Created and written by Michael Lannan (Lorimer) and directed and executive produced by Andrew Haigh (Weekend), series premiere “Looking for Now” introduces the aforementioned Patrick (Jonathan Groff), Agustín (Frankie J Alvarez), and Dom (Murray Bartlett), three 30ish friends living in San Francisco looking (get it!) for love and sex and fulfillment and everything else.
Sound On Sight Podcast #370: ‘Stranger By The Lake’ and ‘Blue Is the Warmest Color’ + ‘Dallas Buyers Club’
With the (wider) release of Abdellatif Kekiche’s widely-discussed Blue Is the Warmest Colour (aka La Vie d’Adéle), Ricky, Josh and Simon thought it a good time for a roundup of recent, acclaimed fare that touches on LGBTQ issues and depictions. First up is Alain Guiraudie’s Stranger by the Lake, a noirish thriller that takes place entirely within the open confines of a gay cruising beach; second is the aforementioned Blue; and last (and – spoiler alert! – least), comes Jean-Marc Vallée’s Dallas Buyers Club, which ultimately prompts us to recommend a completely different film, though to find out which one, you’ll just have to listen ’till the bitter end.
The answer ranges from “not a lot” to “not the right things,” depending on how closely you observe. In the generation (30 years) since HIV/AIDS became a maligned social epidemic, only two American studio films,Philadelphia and now Dallas Buyers Club, have addressed the disease forthrightly. Other films have touched on it, of course. Larry Clark’s Kids and the musical adaptation Rent looked frankly at the decimation the disease caused in the specific enclaves those films depicted, though the production models of both films — small indie and theatrical adaptation, respectively — render them moot to this conversation.
FNC 2013: ‘L’inconnu du lac’ is an incredible thriller with the mood and atmosphere of a great horror
Male bodies glisten in the summer sun while wandering eyes fall upon a murder that leads to a torrid love affair with a killer. This is the premise to Alain Guirandie’s L’inconnu du lac, an incredible thriller with the mood and atmosphere of a great horror. The murder seems almost incidental, as the dread and suffering of desire haunt all the proceedings. It is not even clear when this film is set, though we can guess that it lies somewhere after the AIDS epidemic and before the Internet boom. Does it matter? Context here lies in the outcast nature of the characters and the isolation of their stomping grounds.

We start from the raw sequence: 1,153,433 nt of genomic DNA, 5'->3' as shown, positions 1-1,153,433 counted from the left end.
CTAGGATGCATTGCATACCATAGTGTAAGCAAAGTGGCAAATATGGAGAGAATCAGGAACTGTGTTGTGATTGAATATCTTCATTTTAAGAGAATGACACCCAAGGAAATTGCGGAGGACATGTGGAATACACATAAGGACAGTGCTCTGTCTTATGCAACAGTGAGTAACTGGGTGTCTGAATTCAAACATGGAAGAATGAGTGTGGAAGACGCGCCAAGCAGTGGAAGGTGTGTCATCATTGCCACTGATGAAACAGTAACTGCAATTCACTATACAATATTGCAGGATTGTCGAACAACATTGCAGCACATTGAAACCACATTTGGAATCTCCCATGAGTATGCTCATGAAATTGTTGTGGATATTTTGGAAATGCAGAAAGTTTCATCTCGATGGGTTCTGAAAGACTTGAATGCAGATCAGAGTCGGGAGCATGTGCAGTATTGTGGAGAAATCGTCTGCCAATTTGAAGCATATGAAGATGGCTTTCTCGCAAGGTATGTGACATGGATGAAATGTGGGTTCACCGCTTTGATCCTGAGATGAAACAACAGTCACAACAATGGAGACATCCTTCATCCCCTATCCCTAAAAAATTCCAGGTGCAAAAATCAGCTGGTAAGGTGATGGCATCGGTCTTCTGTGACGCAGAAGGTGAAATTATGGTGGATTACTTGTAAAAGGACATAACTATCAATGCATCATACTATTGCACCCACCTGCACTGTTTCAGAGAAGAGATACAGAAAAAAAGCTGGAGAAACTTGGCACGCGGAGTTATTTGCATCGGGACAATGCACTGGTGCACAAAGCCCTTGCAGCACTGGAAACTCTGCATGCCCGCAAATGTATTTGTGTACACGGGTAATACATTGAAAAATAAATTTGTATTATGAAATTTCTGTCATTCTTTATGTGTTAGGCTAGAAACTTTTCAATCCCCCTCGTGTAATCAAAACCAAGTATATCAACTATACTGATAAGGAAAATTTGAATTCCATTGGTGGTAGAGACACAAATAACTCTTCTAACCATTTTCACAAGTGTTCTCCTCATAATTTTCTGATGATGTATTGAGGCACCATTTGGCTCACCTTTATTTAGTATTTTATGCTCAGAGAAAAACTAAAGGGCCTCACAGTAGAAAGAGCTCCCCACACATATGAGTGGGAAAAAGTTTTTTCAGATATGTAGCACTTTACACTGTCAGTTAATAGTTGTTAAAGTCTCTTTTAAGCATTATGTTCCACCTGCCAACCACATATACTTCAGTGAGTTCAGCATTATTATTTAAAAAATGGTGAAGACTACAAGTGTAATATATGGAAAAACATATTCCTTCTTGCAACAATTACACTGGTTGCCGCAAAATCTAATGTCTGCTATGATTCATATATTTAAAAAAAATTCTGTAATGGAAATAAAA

NYFF 2013, Day One Dispatch: ‘Like Father, Like Son’; ‘Stranger by the Lake’; ‘Inside Llewyn Davis’; ‘Nobody’s Daughter Haewon’
There’s a sweetness and emotional weight to Hirokazu Kore-eda’s tales about children and family dynamics that instantly recalls another great Japanese auteur, Yasujiro Ozu. Kore-eda’s previous film, 2011’s I Wish, follows a pair of brothers who plot a long-traveled reunion following their parents’ separation. Over the course of two breezy hours, they go through various trials and tribulations all in the name of an afternoon spent with a loved one. Rather than forcing the tale’s import with overwrought emotional confessions and stylistic cliché, Kore-eda opts for the power of universality. What makes his refreshing approach in I Wish and in his newest,Like Father, Like Son, so resonant is that the nostalgic inferences never veer into the maudlin.